Van Gogh painting worth millions hung in Reading cafe

The painting's appearance was a shock to some of the cafe's customers

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A Vincent van Gogh painting worth millions has been displayed in a Reading cafe.

Houses at Auvers II was hung in the Picnic Cafe for about an hour to launch the Open for Art weekend festival.

The painting's owner Markus Lawrence inherited it from his grandfather, along with 200 other paintings, on the condition he would not sell them.

The 27-year-old director of the Reading Gallery is looking for a permanent home for his priceless collection.

Paintings worth millions

  • L'Homme Est En Mer sold for £16.9m in February 2014
  • L'Arlesienne, Madame Ginoux sold at auction in New York for more than $40m (£22m) in May 2006
  • A version of Sunflowers sold for nearly £25m in March 1987

Mr Lawrence said that in June 1890, shortly before his death, Van Gogh said he wanted to see his work hung in a cafe, and to his knowledge, this is the first time the artist's 124-year-old wish had been fulfilled.

"I feel a huge amount of pride, not for myself, more for Van Gogh. I know it's something that he really wanted to do before he died," said Mr Lawrence at the painting's cafe debut.

He added: "Sometimes in certain spaces in galleries it can take away what the painting's about, whereas here it's just a picture on the wall, but a picture by a very famous artist.

"I love opening the pieces to the public, people deserve to see them."



They say it's what he would have wanted.

But Van Gogh can't have imagined the day would come when people would jostle for position to catch a glimpse of one of his paintings in a tiny English cafe.

There's a great buzz with people laughing at how outrageous it is that a painting worth millions is adorning the wall.

Then, one by one, each punter breathlessly approaches it to take in its glory up close.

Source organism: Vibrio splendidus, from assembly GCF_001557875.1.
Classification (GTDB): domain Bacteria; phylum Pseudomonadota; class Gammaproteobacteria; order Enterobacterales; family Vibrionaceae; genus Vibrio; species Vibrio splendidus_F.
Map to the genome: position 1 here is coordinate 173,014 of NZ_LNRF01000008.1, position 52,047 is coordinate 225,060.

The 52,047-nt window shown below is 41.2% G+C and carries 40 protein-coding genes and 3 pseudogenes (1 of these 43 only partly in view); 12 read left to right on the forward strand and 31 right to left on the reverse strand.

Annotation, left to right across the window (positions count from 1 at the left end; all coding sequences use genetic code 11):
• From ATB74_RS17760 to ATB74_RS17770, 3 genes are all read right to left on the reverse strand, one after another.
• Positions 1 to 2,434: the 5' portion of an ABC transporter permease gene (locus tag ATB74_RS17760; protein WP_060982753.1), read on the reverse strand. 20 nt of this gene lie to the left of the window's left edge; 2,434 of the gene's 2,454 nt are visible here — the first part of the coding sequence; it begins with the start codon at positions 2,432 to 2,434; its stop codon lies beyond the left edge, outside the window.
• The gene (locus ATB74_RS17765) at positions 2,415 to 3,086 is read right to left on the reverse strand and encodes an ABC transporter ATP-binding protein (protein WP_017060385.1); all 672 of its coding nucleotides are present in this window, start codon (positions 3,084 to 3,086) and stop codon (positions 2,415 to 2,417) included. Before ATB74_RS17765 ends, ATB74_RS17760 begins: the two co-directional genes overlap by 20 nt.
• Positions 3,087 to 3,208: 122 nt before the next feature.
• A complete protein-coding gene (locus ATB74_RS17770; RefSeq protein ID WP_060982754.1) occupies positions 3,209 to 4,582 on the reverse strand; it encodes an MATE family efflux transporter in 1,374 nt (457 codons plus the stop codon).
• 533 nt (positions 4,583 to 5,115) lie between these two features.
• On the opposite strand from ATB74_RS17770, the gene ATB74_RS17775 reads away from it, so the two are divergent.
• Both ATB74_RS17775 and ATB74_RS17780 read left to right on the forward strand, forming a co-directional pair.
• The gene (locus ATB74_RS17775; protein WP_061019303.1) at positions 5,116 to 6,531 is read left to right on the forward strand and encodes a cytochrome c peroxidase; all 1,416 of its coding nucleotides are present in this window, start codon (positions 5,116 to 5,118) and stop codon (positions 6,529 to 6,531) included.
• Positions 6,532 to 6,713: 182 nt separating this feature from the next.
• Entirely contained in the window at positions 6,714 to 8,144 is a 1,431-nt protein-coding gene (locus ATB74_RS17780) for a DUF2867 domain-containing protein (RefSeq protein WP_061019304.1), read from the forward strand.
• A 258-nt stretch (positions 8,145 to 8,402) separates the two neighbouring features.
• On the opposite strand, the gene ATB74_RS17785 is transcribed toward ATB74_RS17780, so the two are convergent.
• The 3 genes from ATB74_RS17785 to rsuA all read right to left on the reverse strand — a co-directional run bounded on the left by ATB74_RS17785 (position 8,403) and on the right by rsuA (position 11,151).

Some customers actually need it pointing out to them. One man responds with a "Crikey!" before remarking that it's a risky venture putting such a prized artwork in such a vulnerable position.

Houses at Auvers II, an oil on canvas, was painted in the last year of Van Gogh's life and it has been in storage for the past 30 years.

It was bought in the 1920s by Mr Lawrence's great-grandfather for 300 francs in Paris. He cannot put a specific figure on how much the painting is worth now.

On seeing the painting, Mark Webber, 29, from Reading said: "You feel stunned. I can see the multiple layers of paint. It's more vivid than I thought it was going to be, it boggles my mind."

Another cafe visitor, 44-year-old Caroline Streatfield-Chalk, described it as "vibrant" with lots of energy, "It's amazing to see it outside a gallery in an everyday space that people go to," she said.

Grandfather's wish

Mr Lawrence, from Reading, inherited the work and the collection, started by his family 200 years ago, when he turned 18.

His grandfather Vivian Wetten, an architect, died in 1980, and left them to his daughter's eldest son who turned out to be Mr Lawrence.

Other artists in his family collection, which is in storage, include Rembrandt, Picasso, Degas, Cezanne, Henry Moore and Dali.

Vincent van Gogh

Vincent Van Gogh's self portrait
  • The Dutch painter was largely unappreciated in his lifetime
  • His artistic career lasted just a decade, cut short when he died aged 37 in 1890
  • He famously cut off part of his ear following a quarrel with artist Gauguin in 1888
  • He suffered from depression

By chance Mr Lawrence discovered what he believes is the fifth version of Edvard Munch's The Scream when he was removing a Victorian print from a frame.

"It was only when I took off the back paper to use the frame, because the print is horrible, I found The Scream," he said.

Two years ago he decided to start a gallery and is continuing his search for a venue in Reading.

He is hoping to raise £50,000 to fund the project to ensure the paintings are displayed together.

"I am trying to fulfil my grandfather's wish. He wanted the collection displayed as a whole," he said.

Open for Art, organised by Jelly, features workshops, pop up exhibitions and talks and runs from Friday to Sunday.

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